Students of color are regularly forced to confront negative stereotypes. Jordan Johnson ‘18, said “I feel like I am commodity, like I am a quota here” and feels disconnected as a person of color. She said she doesn’t say her economic background because she doesn’t want people to assume things about here, “if I leave here, I have no home,” she added.
Alexa McCoy ’16, a leader in Umoja, said Umoja seen as a party club and not an organization. “We do so much more than party…so much more than what is stereotypical,” she said. She feels Umoja needs more support, specifically from black faculty members.
Penelope Durand ’16 noted the concentration of these conversations goes to white guilt. She said, “I feel that my voice is invalid,” and, to white people, “you will never understand what it’s like to be a person of color.”
Cornish ‘83, who is a Goucher alumna, spoke about her experience as a student of color at Goucher. She said when she was a freshman, there were only 9 students of color in her class, and the only employees of color were the dining and cleaning staff. “They told me to keep working hard because I wasn’t alone; they were walking with me, and as I look around this room, I don’t want it lost on you how far we’ve come…we’re better than we were… we’re not where we want to be…and if we leave here, we won’t get better, we’ll only regress….many of us [faculty] could not have been prouder of you for the noise we raised yesterday…there are times when you have to make some noise, don’t you forget it…this is a powerful moment tonight…despite your pain, we hear you, my colleagues and I , we hear you…I’m proud of everyone in this room tonight…It is time you exercise your power.”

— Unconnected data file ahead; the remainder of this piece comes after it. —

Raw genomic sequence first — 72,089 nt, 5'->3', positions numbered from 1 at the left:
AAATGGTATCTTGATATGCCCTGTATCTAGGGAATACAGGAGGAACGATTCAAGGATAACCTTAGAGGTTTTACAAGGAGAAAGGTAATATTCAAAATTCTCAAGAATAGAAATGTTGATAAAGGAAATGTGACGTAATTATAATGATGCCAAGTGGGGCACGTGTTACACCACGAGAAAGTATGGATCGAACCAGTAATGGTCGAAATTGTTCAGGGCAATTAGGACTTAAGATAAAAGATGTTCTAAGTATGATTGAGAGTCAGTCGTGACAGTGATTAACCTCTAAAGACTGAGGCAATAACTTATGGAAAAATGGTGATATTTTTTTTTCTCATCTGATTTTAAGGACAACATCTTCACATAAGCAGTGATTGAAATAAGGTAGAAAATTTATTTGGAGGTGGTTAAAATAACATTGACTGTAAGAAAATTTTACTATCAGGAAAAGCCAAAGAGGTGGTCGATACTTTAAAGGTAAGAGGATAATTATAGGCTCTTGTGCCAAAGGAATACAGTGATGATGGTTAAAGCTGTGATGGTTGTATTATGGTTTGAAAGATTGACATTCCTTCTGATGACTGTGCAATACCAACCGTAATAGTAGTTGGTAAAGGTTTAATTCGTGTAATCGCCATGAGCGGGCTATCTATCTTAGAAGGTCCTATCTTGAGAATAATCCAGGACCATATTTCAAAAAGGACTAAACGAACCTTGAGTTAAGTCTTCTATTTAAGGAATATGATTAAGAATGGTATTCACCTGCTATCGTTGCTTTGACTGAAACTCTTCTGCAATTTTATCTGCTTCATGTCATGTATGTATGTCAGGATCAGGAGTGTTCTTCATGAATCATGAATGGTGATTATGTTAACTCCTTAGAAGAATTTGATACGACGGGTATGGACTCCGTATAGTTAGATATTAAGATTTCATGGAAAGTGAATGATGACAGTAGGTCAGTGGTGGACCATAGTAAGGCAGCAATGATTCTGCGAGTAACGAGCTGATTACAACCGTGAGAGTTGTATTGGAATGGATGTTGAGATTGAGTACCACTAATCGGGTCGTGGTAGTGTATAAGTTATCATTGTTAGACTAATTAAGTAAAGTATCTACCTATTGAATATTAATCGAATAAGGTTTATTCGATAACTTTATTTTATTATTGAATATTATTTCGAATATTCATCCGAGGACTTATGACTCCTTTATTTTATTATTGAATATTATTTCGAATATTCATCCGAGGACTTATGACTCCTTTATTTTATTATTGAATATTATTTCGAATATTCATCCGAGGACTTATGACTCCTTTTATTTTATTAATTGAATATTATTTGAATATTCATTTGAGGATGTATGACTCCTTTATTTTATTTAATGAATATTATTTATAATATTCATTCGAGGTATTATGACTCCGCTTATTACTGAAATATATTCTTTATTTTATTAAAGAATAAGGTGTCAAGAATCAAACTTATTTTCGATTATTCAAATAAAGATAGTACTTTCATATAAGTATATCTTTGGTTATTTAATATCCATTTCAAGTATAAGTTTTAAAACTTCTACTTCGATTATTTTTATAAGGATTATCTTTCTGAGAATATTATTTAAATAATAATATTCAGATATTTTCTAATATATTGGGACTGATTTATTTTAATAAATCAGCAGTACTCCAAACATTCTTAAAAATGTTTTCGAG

Hopper prompted the students with skin privilege “to create a community where all students of color feel safe…feel loved, where white students get race privilege…if any white students want to take me up on that, wear me out.”
President Bowen concluded and thanked everyone for coming and for listening. He acknowledged that as a new president, he is still learning on the job. “I thought I knew the campus…I was wrong,” said Bowen.

Goucher students and faculty voice opinions on study abroad

Rachel Brustein

Editor-in-Chief

The mandatory study abroad requirement is a defining characteristic of Goucher. It was implemented in 2006 by immediate past president, Sanford Ungar, which made the class of 2010 the first class with obligatory study abroad. Since Goucher’s new president José Bowen has assumed his role this semester, students have been talking about whether or not the requirement will stay. As of now, the college has not made any formal statements about changing the requirement and the freshman class of 2018 is required to study abroad.
Some students find it challenging to fit study abroad into their course of study. Joel Michael-Schwartz ’15 is a music major, concentrating in mandolin performance. Michael-Schwartz explained that the Office of International Studies (OIS) hasn’t approved any music programs abroad, making it difficult for him to find a program that suits his needs. Additionally, Michael-Schwartz said that OIS was unhelpful when he tried to design his own, music-oriented study abroad not affiliated with Goucher. He said, as a dedicated musician, to take an entire semester off from his music would be “crippling to his studies.” Michael-Schwartz could do an Intensive Course Abroad (ICA), but finds them to be more like an expensive vacation rather than a study abroad. “I think it’s [study abroad] a good idea…the principle is sound, but it’s not a good idea if we don’t have the resources or infrastructure to do it well,” said Michael-Schwartz.